Summary: Just because someone doesn't believe in the Bible doesn't mean we can't witness to them.
Dealing With Unbelievers
Text: Acts 17:16-34
1. A recent study by the George Barna Group showed how Americans feel about the Bible. While many Americans still believe in the authority of the Bible, the survey showed "the biggest jump of any group are those American adults who are antagonistic to the Bible, meaning they believe the Bible to just be a book of stories and teachings written by men, and they rarely or never read the Bible. That group stood at one in ten adults (10%) in 2011. In 2013, their ranks have grown to 17% of all U.S. adults."
2. Lack of regard for the Holy Bible is growing in the U.S. So what do we do when we talk to someone about Jesus and they don't believe that the Bible is the Word of God?
3. When someone doesn't believe in the Bible we use what we have...
A. Everybody believes is something.
B. Use What They Believe To Your Advantage.
C. Be Bold In Proclaiming The Truth.
4. Let's stand together as we read Acts 17:16-34.
Proposition: Just because someone doesn't believe in the Bible doesn't mean we can't witness to them.
Transition: First, it helps to understand...
I. Everybody Believes In Something (16-21).
A. Discussing The Latest Ideas
1. Paul had left Berea, where he had a different experience than the one he was about to have in Athens (read vv. 10-15).
A. In Berea, they had a high regard for Scripture and so Paul used it to tell them about Jesus.
B. However, now that he was in Athens the story was very different because they didn't believe in the Scriptures so Paul had to develop a plan B.
2. Our narrative begins with, "While Paul was waiting for them in Athens, he was deeply troubled by all the idols he saw everywhere in the city. 17 He went to the synagogue to reason with the Jews and the God-fearing Gentiles, and he spoke daily in the public square to all who happened to be there."
A. Athens was famous for its Acropolis and all its temples.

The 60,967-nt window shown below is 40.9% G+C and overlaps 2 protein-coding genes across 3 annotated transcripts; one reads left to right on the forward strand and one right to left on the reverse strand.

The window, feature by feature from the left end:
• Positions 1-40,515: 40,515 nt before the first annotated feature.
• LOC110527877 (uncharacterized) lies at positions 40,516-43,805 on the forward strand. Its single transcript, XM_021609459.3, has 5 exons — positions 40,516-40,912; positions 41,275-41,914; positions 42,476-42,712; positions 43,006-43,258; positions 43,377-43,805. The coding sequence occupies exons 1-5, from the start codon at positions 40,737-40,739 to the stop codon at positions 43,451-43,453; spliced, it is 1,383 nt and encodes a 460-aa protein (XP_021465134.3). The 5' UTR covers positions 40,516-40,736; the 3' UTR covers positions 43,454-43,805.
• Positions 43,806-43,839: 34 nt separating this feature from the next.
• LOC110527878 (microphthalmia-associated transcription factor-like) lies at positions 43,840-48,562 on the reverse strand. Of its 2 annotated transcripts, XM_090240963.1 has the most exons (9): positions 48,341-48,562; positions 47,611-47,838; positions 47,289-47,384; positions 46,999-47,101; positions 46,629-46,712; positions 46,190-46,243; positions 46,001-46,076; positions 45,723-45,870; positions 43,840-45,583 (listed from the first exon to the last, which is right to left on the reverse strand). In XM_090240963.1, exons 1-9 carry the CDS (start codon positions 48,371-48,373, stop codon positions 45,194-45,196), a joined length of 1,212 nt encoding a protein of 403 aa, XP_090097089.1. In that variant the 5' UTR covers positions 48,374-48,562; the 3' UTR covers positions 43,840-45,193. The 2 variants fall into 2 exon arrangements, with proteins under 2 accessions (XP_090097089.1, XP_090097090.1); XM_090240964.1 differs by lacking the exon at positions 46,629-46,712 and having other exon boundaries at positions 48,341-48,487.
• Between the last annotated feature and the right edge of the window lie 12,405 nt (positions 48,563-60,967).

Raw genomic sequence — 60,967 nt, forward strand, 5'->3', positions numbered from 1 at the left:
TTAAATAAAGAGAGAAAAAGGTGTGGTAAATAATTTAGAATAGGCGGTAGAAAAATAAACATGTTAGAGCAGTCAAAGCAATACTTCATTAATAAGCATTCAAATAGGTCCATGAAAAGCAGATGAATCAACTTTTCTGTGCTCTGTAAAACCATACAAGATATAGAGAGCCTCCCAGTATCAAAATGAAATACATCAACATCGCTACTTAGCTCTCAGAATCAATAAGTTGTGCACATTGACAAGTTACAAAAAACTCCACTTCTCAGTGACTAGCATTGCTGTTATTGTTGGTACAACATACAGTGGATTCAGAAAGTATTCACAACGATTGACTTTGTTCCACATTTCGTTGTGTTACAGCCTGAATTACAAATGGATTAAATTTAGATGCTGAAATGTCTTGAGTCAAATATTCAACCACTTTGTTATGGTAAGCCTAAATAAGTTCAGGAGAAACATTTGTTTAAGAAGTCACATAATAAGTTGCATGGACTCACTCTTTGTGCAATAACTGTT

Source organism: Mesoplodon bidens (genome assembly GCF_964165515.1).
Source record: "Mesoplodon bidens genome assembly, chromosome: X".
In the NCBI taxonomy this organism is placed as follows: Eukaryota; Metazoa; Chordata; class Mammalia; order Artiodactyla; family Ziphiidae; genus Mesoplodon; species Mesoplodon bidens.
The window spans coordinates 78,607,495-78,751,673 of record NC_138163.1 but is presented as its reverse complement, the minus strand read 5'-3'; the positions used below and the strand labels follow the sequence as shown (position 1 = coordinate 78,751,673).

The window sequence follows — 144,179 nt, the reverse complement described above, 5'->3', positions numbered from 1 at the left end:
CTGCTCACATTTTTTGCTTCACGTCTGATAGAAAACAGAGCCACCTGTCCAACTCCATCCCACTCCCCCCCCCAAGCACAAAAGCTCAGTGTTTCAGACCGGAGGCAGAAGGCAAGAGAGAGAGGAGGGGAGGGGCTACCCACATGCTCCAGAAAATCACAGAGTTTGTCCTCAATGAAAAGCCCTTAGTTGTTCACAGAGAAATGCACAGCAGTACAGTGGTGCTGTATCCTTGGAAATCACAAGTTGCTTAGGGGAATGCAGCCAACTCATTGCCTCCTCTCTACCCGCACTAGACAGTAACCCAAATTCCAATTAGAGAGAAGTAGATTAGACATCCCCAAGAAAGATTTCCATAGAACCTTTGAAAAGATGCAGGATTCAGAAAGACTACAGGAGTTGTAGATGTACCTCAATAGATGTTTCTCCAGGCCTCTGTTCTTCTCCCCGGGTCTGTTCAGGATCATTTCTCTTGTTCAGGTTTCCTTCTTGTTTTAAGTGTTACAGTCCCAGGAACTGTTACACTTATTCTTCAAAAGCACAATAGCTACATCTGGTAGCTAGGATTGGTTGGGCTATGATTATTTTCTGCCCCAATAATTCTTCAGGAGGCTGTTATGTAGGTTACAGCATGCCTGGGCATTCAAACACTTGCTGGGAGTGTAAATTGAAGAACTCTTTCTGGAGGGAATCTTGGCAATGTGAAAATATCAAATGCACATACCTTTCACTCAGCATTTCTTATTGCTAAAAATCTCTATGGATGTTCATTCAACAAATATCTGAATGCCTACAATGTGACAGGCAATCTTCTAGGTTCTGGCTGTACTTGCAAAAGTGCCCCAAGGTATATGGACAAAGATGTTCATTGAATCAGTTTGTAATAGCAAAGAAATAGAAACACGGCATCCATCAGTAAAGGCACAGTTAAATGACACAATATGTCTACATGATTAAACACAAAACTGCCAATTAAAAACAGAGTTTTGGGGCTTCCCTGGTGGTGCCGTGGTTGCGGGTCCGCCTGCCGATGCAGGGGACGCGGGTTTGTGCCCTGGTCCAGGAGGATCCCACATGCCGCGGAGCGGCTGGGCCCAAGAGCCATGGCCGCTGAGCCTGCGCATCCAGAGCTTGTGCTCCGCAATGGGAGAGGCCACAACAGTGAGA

B. About six hundred years before Paul's time it was a world leader in art and philosophy. By this time, however, it had lost its glory. No longer politically or commercially important, its leadership in culture and education had been overtaken by Alexandria in Egypt.
C. Nevertheless, Athens still nurtured the memory of its past, and its temples were still beautiful examples of the best in Greek architecture.
D. Even so, everywhere Paul looked he saw a city that was "full of idols," and this caused his own spirit to be "deeply troubled" (almost "angered" or "outraged") within him.
E. Luke uses a strong, though different, word (paroxynomai) for Paul's reaction to seeing the city so full of idols. This word has been defined as "to be provoked or upset at someone or something involving severe emotional concern" (Fernando, NIV Application Commentary, The – Acts, 473).
F. As always, Paul first went to the synagogue on the Sabbath and preached to the Jews and the godly Gentiles there.
G. But he was concerned about the rest of the Gentiles too. Every day he talked to whoever "happened to be" in the "marketplace" (Gk. agora, not only a marketplace but also a center of public political and cultural life) (Horton, 296).
3. In addition to those he encountered in the synagogue, "He also had a debate with some of the Epicurean and Stoic philosophers. When he told them about Jesus and his resurrection, they said, “What’s this babbler trying to say with these strange ideas he’s picked up?” Others said, “He seems to be preaching about some foreign gods.”
A. Paul debated with "a group of Epicurian and Stoic philosophers" (v. 18).
B. The Epicurians were "a philosophical school that valued pleasure (the absence of pain and disturbance) and disbelieved in the gods of ancient myths."
C. "They were influential only in the educated upper classes, and their views about God were similar to deism (he was uninvolved in the universe and irrelevant)."
D. Stoicism was "the most popular form of Greek philosophy in Paul's day.
E. Although most people were not Stoics, many Stoic ideas were widely publicized."
F. Though they believed in a supreme God, it was in a pantheistic way. (spirits in nature, i.e. Native American religion).
G. The Stoics saw the world as determined by fate and advocated that "human beings must pursue their duty, resigning themselves to live in harmony with nature and reason, however painful this might be, and develop their own self-sufficiency" (Fernando, 474).
4. So, "Then they took him to the high council of the city. “Come and tell us about this new teaching,” they said.
20 “You are saying some rather strange things, and we want to know what it’s all about.”